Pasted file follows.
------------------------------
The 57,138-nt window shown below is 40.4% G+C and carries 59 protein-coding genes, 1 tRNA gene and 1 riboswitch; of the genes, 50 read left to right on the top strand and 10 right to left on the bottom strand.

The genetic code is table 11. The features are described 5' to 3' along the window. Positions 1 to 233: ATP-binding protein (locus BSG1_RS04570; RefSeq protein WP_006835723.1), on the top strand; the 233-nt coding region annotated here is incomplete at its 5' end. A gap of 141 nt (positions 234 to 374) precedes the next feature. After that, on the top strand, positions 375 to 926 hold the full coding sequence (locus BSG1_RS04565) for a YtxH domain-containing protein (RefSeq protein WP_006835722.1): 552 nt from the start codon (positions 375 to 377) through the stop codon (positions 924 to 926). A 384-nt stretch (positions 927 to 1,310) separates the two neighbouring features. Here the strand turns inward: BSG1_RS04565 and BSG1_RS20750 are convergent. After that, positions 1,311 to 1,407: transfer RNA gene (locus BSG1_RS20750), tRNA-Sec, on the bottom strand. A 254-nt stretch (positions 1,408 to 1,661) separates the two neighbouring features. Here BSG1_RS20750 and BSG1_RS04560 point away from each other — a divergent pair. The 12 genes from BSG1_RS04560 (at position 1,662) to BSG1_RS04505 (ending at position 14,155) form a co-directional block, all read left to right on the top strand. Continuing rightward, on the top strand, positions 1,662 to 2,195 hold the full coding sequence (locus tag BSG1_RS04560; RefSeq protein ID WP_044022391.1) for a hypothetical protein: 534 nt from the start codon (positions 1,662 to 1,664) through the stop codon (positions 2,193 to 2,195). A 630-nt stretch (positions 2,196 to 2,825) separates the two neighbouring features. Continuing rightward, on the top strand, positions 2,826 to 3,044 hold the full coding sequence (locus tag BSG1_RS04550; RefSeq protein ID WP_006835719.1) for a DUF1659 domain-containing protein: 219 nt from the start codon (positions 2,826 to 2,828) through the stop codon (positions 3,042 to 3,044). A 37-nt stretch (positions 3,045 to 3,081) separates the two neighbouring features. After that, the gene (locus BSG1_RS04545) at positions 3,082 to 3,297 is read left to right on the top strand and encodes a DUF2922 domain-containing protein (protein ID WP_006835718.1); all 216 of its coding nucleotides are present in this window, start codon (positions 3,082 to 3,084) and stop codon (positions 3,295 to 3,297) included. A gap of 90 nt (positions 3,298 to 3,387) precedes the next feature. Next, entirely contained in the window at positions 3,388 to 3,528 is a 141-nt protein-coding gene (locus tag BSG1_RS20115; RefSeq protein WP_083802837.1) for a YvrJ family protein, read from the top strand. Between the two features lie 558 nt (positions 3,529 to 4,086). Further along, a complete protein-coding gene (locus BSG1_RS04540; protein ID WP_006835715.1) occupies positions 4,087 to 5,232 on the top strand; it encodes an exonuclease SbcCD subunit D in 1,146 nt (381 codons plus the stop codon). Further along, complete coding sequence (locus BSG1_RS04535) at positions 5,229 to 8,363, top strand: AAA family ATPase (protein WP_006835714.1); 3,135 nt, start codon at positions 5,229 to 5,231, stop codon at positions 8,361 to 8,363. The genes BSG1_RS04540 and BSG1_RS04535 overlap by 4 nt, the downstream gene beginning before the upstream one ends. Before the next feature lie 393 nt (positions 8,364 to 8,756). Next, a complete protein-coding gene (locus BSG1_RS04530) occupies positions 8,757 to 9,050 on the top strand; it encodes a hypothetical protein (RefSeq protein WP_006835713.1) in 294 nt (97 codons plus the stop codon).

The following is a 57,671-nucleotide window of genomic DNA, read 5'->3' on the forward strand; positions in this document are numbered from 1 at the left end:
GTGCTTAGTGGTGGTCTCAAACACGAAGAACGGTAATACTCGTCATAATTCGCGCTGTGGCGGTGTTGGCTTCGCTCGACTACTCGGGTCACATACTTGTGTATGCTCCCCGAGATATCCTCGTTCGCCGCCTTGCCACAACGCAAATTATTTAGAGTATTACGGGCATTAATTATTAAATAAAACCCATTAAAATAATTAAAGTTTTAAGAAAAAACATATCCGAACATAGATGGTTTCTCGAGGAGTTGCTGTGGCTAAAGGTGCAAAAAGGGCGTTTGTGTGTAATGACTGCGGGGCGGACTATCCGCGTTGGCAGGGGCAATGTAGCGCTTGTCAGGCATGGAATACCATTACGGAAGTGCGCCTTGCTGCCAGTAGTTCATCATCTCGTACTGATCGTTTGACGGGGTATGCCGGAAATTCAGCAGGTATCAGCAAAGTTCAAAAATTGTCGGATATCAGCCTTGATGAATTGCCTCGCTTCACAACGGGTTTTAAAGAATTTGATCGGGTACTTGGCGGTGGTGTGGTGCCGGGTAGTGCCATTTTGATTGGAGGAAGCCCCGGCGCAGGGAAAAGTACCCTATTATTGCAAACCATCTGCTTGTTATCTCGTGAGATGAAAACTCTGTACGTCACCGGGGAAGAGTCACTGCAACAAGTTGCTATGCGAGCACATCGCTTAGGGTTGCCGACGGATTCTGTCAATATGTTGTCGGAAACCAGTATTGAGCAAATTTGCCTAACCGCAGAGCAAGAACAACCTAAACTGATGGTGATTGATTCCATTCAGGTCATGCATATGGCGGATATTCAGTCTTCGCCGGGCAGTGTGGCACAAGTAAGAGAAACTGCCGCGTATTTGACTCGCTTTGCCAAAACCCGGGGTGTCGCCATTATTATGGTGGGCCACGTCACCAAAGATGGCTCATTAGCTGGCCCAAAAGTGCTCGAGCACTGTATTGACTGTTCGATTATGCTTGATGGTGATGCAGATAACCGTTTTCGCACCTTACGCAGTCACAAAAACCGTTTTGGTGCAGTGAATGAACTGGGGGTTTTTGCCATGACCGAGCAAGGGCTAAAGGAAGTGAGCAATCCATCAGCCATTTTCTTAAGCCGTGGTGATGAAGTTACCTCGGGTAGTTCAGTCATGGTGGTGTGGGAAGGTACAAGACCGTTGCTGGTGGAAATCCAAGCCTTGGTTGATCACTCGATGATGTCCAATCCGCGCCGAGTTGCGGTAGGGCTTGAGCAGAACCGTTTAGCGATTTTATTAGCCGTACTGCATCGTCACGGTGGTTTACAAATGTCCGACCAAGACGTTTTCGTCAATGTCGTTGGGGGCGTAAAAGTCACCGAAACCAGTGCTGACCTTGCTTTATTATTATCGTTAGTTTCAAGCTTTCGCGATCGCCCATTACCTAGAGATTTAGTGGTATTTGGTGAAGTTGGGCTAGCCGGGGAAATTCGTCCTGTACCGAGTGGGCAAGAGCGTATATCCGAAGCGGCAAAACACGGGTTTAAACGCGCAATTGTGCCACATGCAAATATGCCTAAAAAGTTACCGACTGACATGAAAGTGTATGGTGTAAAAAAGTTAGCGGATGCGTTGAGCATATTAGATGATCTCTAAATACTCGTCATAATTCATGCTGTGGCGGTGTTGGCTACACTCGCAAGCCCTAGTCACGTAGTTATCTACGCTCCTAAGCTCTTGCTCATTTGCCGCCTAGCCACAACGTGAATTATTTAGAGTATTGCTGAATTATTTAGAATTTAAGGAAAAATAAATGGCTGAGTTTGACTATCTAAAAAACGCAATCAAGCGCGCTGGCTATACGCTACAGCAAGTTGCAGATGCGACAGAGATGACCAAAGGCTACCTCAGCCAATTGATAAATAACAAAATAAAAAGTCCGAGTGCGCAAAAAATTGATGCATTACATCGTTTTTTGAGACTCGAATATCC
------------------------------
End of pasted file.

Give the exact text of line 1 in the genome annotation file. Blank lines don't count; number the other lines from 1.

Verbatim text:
The 57,138-nt window shown below is 40.4% G+C and carries 59 protein-coding genes, 1 tRNA gene and 1 riboswitch; of the genes, 50 read left to right on the top strand and 10 right to left on the bottom strand.